I came to know from a Wall Street Journal article republished in Mint that Parker Hannifin made more than 100 acquisitions. It will be interesting to study this company acquisition process to understand the practices that make a merger a success.
A brief about Parker Hannifin
Arthur L. “Art” Parker founded Parker Appliance Co. in 1918. It had to be closed and Parker went back to job. He restarted the company offering tube fitting components, attracting both automotive and industrial customers. One of his first customers was a rather famous one: Charles Lindbergh who used the components for his aeroplane.
In the mid 1930s, Art Parker took a major step forward by purchasing from the bankrupt Hupp Motor Co. an enormous, 500,000-square-foot manufacturing facility in Cleveland. Years later, the entire facility was fully utilized by Parker operations. By the end of the decade, Parker Appliance reached $3 million in sales.
Art Parker died in 1945 and his wife Helen (Fitzgerald) Parker invested his $1 million life insurance policy back into Parker company. She acquired Berea Rubber Company.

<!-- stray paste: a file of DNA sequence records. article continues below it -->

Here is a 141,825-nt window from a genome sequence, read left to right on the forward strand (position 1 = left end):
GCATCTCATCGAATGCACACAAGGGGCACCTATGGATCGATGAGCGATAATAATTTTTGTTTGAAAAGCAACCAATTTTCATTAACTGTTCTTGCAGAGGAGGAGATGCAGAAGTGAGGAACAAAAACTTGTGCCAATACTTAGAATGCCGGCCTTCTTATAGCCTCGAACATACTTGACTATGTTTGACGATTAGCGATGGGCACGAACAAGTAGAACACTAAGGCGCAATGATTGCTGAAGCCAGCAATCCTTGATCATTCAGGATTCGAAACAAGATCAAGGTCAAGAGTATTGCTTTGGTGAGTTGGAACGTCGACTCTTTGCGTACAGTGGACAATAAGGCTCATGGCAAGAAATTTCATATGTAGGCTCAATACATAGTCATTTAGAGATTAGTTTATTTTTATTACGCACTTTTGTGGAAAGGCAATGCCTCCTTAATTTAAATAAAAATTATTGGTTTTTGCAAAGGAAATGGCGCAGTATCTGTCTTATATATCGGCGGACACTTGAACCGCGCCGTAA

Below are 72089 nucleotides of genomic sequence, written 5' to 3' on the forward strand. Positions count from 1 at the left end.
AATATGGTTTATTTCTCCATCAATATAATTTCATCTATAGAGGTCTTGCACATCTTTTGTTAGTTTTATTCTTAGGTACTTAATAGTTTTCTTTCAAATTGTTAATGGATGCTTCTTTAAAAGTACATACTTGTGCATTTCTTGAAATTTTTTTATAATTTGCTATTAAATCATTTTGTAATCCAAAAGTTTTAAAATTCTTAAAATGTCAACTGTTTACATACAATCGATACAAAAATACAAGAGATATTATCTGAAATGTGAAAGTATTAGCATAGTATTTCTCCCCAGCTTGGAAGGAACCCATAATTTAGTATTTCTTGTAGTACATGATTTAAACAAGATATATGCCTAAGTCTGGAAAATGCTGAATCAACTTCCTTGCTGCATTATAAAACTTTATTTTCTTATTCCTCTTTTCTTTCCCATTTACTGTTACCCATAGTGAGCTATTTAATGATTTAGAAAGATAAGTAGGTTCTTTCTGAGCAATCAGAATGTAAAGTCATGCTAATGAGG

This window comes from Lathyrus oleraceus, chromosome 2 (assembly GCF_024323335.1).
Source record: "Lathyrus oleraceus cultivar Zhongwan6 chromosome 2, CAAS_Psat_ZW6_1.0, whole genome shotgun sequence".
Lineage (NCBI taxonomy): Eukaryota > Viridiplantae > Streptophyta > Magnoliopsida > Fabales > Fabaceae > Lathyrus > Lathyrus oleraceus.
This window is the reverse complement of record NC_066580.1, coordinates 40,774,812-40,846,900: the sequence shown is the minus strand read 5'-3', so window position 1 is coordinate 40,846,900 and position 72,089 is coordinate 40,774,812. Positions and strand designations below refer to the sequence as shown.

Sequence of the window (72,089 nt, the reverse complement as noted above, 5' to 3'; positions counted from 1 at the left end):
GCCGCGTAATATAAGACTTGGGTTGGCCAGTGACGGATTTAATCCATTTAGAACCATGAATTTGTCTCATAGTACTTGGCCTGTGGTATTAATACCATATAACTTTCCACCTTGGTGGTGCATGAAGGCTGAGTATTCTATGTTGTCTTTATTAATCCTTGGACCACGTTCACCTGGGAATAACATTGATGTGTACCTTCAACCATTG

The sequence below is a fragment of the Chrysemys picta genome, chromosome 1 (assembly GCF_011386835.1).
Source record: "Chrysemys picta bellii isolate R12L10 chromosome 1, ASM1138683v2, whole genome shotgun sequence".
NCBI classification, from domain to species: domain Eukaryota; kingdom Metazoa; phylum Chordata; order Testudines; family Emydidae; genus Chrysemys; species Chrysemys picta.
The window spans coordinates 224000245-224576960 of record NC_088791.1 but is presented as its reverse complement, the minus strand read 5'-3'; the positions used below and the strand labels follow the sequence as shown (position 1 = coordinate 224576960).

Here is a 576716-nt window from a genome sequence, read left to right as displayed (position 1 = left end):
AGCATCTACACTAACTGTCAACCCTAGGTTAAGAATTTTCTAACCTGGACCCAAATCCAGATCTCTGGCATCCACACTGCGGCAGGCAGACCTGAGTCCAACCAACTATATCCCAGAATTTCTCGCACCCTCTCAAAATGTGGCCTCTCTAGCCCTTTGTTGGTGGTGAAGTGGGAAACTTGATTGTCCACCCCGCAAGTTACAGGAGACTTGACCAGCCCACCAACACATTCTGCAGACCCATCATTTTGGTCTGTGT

Another family member, Patrick S. (Pat) Parker was named president in 1968 and at that time annual sales revenue was $197 million. He retired from the position of chairman in 1999 and, by the time of his death in 2005, the company had become an $8 billion global giant of pneumatic, hydraulic, and electromechanical products.
Parker acquired 42 businesses in the 1994-2000 period.
Present chairman and CEO, Donald E. Washkewicz started with Parker in 1972 as an engineer in the Hose Products division. He carries on the Parker tradition of acquisitions, while also building brands and globalizing.
The result is stunning growth and nearly $11 billion in annual sales in fiscal 2007.
Parker Hannifin, the Cleveland-based industrial products manufacturer, has made around 100 acquisitions in the past 10 years. According to CEO, Donald Washkewicz every acquisition fits their core business and is something they know well.
The company strives to keep talent at acquired companies by communicating frequently with employees and sticking to an orderly integration process. An “integration manager” is deputed to each acquired company to get to know its managers and rank-and-file employees and to help them understand Parker Hannifin’s goals. The company then sends teams of supply chain and sales managers, who share how they get the best prices for both supplies they use in manufacturing and for their own products. Finally, an innovation team urges acquired companies to launch new products to expand their units.
“We don’t try to ram our ways down everyone’s throat because that won’t fly, but instead try to get employees’ approval by showing how they can be even more successful (with us) than before they were acquired,” says Washkewicz. Do they remove people from acquired companies? The answer is yes, managers who don’t get results are removed.